BANGKOK, Thailand, Nov. 26, 2008 -- More than 3,000 passengers are stranded here today in the Thai capital after Bangkok's international airport was shut down by masses of anti-government protesters. Demonstrators clad in yellow, symbolizing the revered Thai king, stormed the arrivals hall Tuesday, triggering airport authorities to cancel all flights.
Passengers at the world's 18th busiest airport were left with few instructions for where to go or when flights would be resumed, although the travelers have since been transported to hotels around the city.
Once flights were canceled, airline staff hastily abandoned check-in counters and immigration-control officers packed up and went home. Passengers were stuck in the airport overnight, left to sleep on floors while demonstrators held a rally outside.
The biggest complaint among tourists was a lack of communication. "No one told us our flight was cancelled, there were just rumors," said Mike Thompson, who was on his way back to England with his wife Karen. "There's no one at any of the desks and no one has spoken to us. ... We just don't know anything ... no one's telling us anything. That's the annoying part."
The demonstrators -- a group called the People's Alliance for Democracy, or PAD -- have been holding ongoing protests through Bangkok since May. They say Thailand's prime minister, the democratically elected Somchai Wongsawat, is corrupt.
Linda Edwards, a mother of four children who was trying to get home to Richmond, Va., for Thanksgiving, said, "I understand democracy, but it's not democratic to hold other people against their will. What does that have to do with democracy? Why are they protesting here at the airport? They've trapped citizens of the whole world here."
But the protesters were largely cordial. They handed out bottles of water to tourists and apologized for the inconvenience. Still, when one demonstrator heard a stranded passenger from New York City complaining about being stuck in the airport with his wife and 7-year-old son, the man stepped forward. "This is our country," he said. "You have no choice."
Then he turned and walked away.
The crisis has roots going back to September 2006. That's when Thaksin Shinawatra, Thailand's then-prime minister, was ousted in a military coup. His accusers say he was power-hungry and corrupt, but his populist policies earned him widespread support among the country's poor voters in the agrarian countryside.
The putsch came after months of sustained protests from the PAD -- the same group that now surrounds the airport, and that has occupied the grounds of a government complex in downtown Bangkok since May. The PAD is a mix of Bangkok's middle class and elite. They say that Thailand's rural voters are uneducated, and they want to overthrow Somchai and replace his government with one that's largely appointed, not elected.
The day at the airport was a bizarre one. On the expressway leading to the Suvarnabhumi international airport in the early morning hours, demonstrators manned concrete barriers enforced with razor wire, blocking access to the terminal. But the airport could easily be reached via an access road.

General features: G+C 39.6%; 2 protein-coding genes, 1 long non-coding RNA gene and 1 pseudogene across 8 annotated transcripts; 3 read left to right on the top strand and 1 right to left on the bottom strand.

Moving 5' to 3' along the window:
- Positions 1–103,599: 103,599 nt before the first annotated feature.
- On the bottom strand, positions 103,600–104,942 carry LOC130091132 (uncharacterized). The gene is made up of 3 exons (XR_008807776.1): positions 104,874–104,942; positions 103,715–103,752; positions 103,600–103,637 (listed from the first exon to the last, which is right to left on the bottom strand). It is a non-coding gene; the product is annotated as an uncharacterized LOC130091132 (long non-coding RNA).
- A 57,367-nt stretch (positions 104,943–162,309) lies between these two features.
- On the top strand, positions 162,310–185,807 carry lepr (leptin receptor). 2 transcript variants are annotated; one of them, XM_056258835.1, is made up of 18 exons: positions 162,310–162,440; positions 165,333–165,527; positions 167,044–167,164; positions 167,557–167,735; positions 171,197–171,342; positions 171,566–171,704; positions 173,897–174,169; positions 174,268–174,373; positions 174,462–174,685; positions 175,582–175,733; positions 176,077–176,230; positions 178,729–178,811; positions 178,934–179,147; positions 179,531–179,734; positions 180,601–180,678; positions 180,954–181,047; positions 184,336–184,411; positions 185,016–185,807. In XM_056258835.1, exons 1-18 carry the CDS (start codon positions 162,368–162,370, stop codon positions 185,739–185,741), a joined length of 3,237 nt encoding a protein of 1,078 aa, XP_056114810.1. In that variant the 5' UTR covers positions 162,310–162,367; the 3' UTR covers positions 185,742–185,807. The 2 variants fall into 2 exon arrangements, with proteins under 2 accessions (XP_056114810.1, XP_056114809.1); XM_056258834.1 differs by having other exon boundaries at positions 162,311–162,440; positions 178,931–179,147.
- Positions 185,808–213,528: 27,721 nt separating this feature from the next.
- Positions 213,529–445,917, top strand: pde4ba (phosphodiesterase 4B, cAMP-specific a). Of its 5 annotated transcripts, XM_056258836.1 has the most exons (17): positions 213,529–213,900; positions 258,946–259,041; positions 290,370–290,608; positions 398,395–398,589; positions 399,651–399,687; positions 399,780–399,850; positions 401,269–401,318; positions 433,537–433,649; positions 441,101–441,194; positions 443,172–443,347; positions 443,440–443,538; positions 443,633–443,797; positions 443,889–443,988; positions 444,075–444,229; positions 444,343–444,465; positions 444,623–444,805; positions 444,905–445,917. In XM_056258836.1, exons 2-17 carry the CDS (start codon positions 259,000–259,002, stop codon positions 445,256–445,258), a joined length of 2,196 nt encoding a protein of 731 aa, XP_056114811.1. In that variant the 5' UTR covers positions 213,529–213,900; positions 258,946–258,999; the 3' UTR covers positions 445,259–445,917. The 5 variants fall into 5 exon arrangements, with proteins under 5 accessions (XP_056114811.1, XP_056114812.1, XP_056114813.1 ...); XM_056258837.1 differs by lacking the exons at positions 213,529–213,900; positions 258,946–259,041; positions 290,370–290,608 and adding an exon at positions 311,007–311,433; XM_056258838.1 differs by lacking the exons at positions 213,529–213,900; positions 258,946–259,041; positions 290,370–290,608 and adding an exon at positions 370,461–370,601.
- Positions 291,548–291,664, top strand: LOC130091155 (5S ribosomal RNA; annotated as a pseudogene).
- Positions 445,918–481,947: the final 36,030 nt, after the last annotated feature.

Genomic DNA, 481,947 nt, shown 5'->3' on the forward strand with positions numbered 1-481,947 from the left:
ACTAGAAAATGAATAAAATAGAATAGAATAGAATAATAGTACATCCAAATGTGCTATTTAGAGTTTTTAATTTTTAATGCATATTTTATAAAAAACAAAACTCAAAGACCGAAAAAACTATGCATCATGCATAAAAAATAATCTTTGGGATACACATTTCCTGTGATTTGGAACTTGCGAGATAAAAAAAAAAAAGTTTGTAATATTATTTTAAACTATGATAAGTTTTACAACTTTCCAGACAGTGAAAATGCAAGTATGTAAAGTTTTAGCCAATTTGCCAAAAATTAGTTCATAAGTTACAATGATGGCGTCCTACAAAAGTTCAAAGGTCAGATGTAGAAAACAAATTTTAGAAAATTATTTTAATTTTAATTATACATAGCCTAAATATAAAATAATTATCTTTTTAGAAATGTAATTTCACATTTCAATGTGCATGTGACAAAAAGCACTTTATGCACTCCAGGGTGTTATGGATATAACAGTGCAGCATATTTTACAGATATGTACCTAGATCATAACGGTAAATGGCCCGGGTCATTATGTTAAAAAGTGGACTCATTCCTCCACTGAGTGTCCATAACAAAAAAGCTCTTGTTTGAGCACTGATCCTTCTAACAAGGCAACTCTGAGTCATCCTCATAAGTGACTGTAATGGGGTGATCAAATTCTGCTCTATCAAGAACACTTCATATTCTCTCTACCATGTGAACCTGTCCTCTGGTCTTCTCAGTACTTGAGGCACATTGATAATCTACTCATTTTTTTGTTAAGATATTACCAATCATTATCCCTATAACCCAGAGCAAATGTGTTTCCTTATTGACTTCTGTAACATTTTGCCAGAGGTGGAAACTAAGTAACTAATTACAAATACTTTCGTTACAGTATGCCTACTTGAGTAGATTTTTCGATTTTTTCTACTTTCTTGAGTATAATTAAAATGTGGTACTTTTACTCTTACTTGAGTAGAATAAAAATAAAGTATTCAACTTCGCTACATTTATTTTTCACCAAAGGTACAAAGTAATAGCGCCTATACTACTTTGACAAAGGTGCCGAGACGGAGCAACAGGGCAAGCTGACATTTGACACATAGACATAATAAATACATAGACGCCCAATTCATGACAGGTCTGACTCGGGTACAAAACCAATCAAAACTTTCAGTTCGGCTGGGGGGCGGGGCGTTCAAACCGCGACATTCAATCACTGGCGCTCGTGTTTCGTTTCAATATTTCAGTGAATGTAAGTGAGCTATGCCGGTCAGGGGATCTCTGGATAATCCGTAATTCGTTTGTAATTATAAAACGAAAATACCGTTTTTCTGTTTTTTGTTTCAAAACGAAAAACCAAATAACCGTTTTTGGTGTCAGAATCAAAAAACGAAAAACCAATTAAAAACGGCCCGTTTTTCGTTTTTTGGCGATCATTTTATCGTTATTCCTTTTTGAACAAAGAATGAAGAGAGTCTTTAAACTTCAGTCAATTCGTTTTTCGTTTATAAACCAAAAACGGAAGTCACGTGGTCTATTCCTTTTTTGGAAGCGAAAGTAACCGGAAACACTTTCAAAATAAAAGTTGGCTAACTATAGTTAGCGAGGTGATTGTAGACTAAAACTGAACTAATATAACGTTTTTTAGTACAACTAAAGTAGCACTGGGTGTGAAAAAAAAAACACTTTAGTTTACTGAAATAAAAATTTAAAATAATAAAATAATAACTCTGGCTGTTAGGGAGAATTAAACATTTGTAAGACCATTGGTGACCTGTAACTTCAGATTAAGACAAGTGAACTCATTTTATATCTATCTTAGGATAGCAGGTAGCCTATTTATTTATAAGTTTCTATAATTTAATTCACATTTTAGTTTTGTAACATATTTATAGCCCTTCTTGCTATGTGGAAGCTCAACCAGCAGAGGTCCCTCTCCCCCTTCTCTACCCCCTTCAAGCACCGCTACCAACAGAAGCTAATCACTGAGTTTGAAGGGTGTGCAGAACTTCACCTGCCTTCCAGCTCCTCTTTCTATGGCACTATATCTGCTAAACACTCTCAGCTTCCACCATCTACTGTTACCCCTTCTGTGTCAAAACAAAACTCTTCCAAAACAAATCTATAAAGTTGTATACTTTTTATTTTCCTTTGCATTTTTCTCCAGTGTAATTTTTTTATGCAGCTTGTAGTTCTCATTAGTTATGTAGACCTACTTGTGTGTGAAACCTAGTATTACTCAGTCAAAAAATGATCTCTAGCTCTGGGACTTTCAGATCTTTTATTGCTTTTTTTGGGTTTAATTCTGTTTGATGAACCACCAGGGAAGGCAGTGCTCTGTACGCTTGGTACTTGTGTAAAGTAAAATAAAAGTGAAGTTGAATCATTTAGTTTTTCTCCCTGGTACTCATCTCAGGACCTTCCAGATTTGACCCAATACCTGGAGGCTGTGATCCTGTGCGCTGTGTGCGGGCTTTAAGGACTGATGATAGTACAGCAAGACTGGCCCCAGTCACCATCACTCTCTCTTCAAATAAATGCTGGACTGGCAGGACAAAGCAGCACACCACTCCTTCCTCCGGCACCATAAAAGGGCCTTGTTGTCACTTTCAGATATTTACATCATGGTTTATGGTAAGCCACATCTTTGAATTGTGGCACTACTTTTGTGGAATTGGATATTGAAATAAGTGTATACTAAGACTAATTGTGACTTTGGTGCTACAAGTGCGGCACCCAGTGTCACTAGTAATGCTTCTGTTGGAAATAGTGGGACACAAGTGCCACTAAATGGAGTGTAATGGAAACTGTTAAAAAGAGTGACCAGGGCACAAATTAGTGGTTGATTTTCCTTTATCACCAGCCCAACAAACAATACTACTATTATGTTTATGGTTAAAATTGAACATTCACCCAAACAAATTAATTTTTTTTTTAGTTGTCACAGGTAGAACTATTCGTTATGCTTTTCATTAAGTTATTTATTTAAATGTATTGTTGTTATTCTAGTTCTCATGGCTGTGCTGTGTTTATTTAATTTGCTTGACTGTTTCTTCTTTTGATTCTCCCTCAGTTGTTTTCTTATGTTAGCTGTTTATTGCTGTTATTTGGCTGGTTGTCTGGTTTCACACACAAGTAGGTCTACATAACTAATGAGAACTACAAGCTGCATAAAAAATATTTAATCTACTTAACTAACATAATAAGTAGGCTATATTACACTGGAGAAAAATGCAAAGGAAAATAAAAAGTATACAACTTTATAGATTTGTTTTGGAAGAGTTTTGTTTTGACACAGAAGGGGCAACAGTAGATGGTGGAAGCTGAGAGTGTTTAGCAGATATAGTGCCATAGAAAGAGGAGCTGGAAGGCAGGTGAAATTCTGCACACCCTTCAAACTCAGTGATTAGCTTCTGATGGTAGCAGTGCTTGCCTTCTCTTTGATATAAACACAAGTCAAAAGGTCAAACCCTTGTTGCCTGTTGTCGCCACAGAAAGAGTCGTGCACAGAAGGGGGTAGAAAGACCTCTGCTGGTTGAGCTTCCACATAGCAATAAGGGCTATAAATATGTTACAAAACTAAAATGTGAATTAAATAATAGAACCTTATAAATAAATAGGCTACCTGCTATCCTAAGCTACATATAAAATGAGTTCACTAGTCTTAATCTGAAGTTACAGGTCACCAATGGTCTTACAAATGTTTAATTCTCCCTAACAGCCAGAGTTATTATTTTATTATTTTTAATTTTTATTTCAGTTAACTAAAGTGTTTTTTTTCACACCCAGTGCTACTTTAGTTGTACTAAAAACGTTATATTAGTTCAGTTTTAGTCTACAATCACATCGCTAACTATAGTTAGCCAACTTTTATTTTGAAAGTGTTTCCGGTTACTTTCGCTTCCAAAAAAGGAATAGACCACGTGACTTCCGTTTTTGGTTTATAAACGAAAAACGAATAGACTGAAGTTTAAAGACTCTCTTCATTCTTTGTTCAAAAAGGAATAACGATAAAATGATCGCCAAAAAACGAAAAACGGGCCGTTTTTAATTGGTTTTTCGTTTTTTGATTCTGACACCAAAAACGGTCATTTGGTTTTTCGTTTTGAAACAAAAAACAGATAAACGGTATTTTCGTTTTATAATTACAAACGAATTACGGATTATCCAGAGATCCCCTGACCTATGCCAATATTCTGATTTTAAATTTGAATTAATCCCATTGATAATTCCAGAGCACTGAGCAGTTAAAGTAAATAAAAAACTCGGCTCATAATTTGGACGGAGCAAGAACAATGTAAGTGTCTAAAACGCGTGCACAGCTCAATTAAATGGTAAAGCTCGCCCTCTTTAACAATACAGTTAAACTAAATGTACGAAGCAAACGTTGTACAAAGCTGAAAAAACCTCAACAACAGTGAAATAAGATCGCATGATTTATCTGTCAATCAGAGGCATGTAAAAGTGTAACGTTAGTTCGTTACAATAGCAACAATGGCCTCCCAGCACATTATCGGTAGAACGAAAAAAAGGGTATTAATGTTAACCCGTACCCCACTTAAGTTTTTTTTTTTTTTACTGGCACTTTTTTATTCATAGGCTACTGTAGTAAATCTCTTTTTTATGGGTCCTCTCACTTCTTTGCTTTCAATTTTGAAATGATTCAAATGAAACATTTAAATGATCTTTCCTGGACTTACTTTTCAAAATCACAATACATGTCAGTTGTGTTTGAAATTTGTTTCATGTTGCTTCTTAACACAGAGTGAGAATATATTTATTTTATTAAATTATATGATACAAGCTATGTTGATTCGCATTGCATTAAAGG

Once inside, the occupied airport seemed more like a carnival than a protest. While some demonstrators in camouflage uniforms patrolled the airport wielding metal rods as weapons, others were decidedly upbeat. One man wore a mirrored cape and Batman mask, while a compatriot brandished a Thai flag. The two posed for photos in front of the arrivals board, where dejected backpackers took in the long list of canceled flights to far-flung destinations. Still other protesters camped out in the terminal, sleeping on mats, chatting and listening to portable radios.
Elsewhere, weary tourists tried to rest behind abandoned check-in counters, sleeping on conveyor belts, in steel baggage carriers and even in plastic tubs designed to hold luggage. For their part, protesters made themselves at home in the cramped airport bathrooms. Men washed their faces and hair in sinks, while others lounged on the tile floors, re-charging their cell phones in the bathroom's electrical outlets. When the lines at the women's bathrooms grew long, they simply moved to stalls in the men's rooms.
Many airport restaurants were closed but a few coffee shops and convenience stores were open. At a Starbucks, it was business as usual -- with a twist. "Jingle Bells" played from the store's speakers and passengers sipped lattes, while outside, in the balmy tropical heat, demonstrators hefted a sign that read "Bandit government, snatch from people, go to hell."
And then there was the food. Demonstrations in Thailand, a country in which people are proud of their fiery cuisine and snack whenever possible, are never complete without savory vittles. Women cooked huge vats of minced chicken with rice and gave out dishes to protesters and tourists alike. Men handed out cans of sweet, iced coffee. And everywhere, roving demonstrators beckoned tourists to sample fried rice in white Styrofoam containers. One protester even hauled a mechanical juicer into the terminal and handed out cups of fresh orange juice.
In the afternoon, airport buses began hauling tourists to Bangkok hotels. Travelers lined up at escalators, some waiting hours to get on buses. As the day came to a close -- and the occupation of the airport reached the 24-hour mark -- most tourists had gone and news filtered out that the prime minister would be granted a meeting with the king, the revered Bhumibol Adulyadej, who enjoys universal adoration in this country of 65 million.
And news also emerged that Thailand's Army chief, Anupong Paochinda, had called on prime minister Somchai to step aside. The suggestion carries enormous weight here, where there is a long history of military interventions.
But Somchai refuses to quit, and the demonstrators refuse to leave until he does. Much will depend on Somchai's meeting with the king tonight.